Covestro Closes Divestiture
Covestro sells PU business to private equity’s HIG
“We have been working for more than four months to carve out the businesses from Covestro,” explained its CEO Jorg Schottek at an airport hotel in Hamburg, Germany, with Urethanes Technology International.
Plixxent is not a name that trips off the tongue, but it is not designed to.
Schottek has a core goal: To weld the individual entities into a business that can grow its sales from 250 million euros ($278.8 million) to 400 million euros ($446.2 million) in five years. His strategy is to use a single sales team cross-selling the expertise within the group and, possibly, some acquisition activity. But, he said, the focus will very much be on organic growth and filling in the gaps between the businesses.
Apart from the Spanish business, which was deliberately built as a systems house, the other parts of Plixxent were bought and run independently. The businesses that form the new company typically handle smaller volumes, and those businesses with customized products are relatively complex, Schottek said.
“This makes it challenging for a large company which is, naturally, more focused on larger volumes and standardized products,” he added.
This comes through in his description of the carve-out process.
“We have had to implement a completely new IT structure, computers, servers must be new from day one,” he said. “As a consequence of the carve-out, we also had to build a new back office structure at a group level.”
In total, the Plixxent business had contracts to supply customers with about 100 kilotonnes per year at the point of the spin-off. The move simplifies matters for Covestro, which is more focused on larger accounts.
“We are independent, and have a strong relationship with Covestro to source raw materials,” he said. “Customers should know that our raw material supply is 100 percent assured. We can source from other suppliers, too. This will help customers because we can offer them a broader portfolio of materials.”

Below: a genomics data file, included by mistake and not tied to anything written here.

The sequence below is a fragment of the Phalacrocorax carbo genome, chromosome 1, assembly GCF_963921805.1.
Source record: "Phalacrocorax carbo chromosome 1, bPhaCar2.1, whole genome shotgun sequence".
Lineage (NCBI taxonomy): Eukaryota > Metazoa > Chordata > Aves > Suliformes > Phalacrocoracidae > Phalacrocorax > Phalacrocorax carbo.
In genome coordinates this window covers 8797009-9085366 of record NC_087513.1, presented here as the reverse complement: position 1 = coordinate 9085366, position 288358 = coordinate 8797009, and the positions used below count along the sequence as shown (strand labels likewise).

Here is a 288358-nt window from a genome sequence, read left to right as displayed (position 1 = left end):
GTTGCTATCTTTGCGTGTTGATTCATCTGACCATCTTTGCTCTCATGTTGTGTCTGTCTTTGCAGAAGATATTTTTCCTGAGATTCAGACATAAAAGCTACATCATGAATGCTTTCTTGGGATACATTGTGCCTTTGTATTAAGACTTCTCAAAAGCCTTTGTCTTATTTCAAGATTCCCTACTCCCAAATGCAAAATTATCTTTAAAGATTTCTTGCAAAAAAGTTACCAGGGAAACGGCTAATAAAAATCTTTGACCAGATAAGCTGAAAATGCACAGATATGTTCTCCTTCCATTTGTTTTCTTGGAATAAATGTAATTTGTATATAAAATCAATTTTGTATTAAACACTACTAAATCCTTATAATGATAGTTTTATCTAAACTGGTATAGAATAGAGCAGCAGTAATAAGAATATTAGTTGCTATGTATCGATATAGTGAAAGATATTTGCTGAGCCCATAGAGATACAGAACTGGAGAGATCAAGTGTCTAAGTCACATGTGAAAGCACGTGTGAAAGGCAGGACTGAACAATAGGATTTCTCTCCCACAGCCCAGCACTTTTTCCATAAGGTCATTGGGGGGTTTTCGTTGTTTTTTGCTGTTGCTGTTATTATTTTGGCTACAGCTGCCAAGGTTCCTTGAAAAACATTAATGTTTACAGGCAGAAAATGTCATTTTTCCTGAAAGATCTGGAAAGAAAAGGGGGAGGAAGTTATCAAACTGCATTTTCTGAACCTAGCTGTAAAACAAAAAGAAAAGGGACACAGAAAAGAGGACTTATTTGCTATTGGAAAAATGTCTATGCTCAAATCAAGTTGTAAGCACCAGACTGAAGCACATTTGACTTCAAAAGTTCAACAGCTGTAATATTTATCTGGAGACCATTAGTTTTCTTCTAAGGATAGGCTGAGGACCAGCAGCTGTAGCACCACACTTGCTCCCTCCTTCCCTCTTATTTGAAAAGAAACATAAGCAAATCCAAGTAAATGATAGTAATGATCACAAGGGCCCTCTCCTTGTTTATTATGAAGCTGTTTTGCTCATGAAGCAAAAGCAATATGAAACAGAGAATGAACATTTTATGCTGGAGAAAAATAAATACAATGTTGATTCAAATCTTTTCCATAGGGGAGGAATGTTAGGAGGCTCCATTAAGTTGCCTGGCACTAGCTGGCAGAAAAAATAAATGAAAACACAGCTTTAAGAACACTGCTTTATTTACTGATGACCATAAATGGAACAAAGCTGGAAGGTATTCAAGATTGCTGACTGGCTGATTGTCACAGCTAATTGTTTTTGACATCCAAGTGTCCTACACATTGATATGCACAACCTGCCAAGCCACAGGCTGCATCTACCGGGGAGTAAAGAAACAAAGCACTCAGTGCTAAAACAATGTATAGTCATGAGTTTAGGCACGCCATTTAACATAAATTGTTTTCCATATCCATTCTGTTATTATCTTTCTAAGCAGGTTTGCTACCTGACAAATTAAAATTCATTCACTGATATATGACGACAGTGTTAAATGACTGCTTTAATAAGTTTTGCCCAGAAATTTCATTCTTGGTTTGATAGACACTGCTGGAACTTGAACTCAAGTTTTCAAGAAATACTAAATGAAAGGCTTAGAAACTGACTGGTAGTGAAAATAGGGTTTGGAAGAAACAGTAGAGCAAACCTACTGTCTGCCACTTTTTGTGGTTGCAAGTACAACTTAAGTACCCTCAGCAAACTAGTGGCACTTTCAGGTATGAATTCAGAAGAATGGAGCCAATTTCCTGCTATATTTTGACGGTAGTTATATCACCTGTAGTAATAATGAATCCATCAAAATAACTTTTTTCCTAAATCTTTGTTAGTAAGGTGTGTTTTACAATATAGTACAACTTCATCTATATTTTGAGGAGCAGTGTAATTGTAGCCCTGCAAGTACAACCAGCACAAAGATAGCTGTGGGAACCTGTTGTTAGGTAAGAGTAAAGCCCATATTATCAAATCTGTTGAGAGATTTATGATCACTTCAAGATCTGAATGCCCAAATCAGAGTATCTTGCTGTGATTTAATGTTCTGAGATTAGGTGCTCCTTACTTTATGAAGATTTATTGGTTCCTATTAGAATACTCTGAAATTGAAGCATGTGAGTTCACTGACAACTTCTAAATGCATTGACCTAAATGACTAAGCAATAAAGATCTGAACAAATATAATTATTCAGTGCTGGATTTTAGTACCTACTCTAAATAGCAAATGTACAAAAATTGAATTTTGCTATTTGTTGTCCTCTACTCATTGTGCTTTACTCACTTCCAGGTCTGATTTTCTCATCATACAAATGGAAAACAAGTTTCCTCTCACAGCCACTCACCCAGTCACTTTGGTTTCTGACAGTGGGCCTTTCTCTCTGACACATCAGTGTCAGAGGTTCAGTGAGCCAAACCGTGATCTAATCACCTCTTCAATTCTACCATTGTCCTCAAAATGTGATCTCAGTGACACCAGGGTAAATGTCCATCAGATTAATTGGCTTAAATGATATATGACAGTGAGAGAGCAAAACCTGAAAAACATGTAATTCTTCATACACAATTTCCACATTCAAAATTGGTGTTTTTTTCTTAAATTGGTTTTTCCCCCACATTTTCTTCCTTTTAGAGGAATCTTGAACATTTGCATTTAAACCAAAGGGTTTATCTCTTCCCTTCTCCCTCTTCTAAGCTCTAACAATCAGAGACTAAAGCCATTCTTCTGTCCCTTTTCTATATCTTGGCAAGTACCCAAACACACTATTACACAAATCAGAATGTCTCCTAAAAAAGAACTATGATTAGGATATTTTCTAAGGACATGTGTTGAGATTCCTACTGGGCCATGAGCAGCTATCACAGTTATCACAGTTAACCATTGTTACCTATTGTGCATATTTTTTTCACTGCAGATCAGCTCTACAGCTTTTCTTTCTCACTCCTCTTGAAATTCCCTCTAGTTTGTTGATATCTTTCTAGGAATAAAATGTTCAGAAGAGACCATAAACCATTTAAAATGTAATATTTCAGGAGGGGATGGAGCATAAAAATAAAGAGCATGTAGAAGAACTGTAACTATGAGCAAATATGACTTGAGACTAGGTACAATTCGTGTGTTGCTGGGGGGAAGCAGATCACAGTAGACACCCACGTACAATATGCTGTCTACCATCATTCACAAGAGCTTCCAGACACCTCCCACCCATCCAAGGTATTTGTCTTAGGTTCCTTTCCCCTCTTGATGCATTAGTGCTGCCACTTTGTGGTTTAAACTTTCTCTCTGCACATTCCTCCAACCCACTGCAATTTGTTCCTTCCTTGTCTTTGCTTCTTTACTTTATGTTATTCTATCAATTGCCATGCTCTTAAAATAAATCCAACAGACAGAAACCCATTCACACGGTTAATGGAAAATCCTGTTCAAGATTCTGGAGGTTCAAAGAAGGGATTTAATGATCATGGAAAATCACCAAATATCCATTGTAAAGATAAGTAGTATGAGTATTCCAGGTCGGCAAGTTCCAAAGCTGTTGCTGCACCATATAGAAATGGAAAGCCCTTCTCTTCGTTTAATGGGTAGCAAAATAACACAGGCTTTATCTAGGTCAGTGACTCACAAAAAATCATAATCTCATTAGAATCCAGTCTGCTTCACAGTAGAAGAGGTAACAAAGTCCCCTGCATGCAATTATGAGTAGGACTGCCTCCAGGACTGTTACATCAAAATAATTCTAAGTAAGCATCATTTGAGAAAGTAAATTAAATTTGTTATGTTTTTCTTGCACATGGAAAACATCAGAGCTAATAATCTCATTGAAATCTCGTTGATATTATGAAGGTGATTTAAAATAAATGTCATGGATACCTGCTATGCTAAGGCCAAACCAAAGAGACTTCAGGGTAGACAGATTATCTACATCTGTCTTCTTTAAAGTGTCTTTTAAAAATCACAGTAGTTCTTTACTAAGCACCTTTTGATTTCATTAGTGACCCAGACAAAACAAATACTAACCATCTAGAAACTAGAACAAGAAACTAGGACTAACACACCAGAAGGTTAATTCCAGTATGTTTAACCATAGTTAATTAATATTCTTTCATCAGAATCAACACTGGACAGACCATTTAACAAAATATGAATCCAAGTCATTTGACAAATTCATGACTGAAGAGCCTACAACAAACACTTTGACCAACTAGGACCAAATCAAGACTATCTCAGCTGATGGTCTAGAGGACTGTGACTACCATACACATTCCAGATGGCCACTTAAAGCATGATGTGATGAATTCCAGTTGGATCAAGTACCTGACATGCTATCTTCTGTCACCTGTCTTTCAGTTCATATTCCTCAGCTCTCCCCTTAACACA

Plixxent includes plants in Tarragona, Spain; Foxhol, Netherlands; Oldenburg, Germany; and Otterup, Denmark. There is also a sales office in Italy.
“We are planning to keep the individual approaches and use the core manufacturing, technology and service competences in each region,” Schottek said. “But we are looking to significantly strengthen our sales force across our regions. We will have four plants producing different materials with a sales force operating across markets and customers.”
He added that the sales team will look for opportunities and make sales across the whole portfolio. “We have experts on different segments,” he said. “There are a lot of opportunities to grow organically.”
This organic growth is likely to be achieved by asking what share of the polyurethane market a type of product has, and then striving to match the sales to that share in each country. This will be done by a larger, technically competent workforce which will sell the groups portfolio of products. Italy is the front runner for expansion.
“Looking at Europe in general, we will try to increase our sales organically, but we will also look at opportunities for acquisitions. For example, Italy is the second biggest market, and what we see is a lot of small, family-owned customers that need technical service. It is highly attractive for us,” he said.
H.I.G. has invested in nine other chemical-related groups in the past decade. Schottek said.
“We are excited to work with such an experienced investor,” he added. “Together we will target growth for Plixxent, organically and via M&A.”
H.I.G. has a buy-and-build approach toward its investments, which are mainly directed at the small and mid-sized business segment.